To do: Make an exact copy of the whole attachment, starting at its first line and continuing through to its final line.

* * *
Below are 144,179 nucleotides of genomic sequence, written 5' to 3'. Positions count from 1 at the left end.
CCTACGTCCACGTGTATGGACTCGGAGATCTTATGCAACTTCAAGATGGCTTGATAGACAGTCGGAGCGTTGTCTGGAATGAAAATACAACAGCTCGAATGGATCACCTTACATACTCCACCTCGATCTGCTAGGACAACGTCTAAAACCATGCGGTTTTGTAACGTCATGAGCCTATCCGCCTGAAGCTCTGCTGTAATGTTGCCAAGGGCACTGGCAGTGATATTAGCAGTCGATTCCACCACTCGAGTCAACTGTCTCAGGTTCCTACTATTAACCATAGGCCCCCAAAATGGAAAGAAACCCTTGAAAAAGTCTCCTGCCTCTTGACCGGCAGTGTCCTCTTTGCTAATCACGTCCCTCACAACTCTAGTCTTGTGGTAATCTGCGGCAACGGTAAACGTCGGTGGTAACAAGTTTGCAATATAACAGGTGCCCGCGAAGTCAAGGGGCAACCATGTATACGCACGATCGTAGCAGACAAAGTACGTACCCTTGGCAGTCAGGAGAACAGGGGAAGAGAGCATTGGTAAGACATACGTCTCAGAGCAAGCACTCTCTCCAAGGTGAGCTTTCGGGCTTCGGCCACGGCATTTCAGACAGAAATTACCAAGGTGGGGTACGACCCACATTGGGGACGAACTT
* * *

Below are 144,179 nucleotides of genomic sequence, written 5' to 3'. Positions count from 1 at the left end.
CCTACGTCCACGTGTATGGACTCGGAGATCTTATGCAACTTCAAGATGGCTTGATAGACAGTCGGAGCGTTGTCTGGAATGAAAATACAACAGCTCGAATGGATCACCTTACATACTCCACCTCGATCTGCTAGGACAACGTCTAAAACCATGCGGTTTTGTAACGTCATGAGCCTATCCGCCTGAAGCTCTGCTGTAATGTTGCCAAGGGCACTGGCAGTGATATTAGCAGTCGATTCCACCACTCGAGTCAACTGTCTCAGGTTCCTACTATTAACCATAGGCCCCCAAAATGGAAAGAAACCCTTGAAAAAGTCTCCTGCCTCTTGACCGGCAGTGTCCTCTTTGCTAATCACGTCCCTCACAACTCTAGTCTTGTGGTAATCTGCGGCAACGGTAAACGTCGGTGGTAACAAGTTTGCAATATAACAGGTGCCCGCGAAGTCAAGGGGCAACCATGTATACGCACGATCGTAGCAGACAAAGTACGTACCCTTGGCAGTCAGGAGAACAGGGGAAGAGAGCATTGGTAAGACATACGTCTCAGAGCAAGCACTCTCTCCAAGGTGAGCTTTCGGGCTTCGGCCACGGCATTTCAGACAGAAATTACCAAGGTGGGGTACGACCCACATTGGGGACGAACTT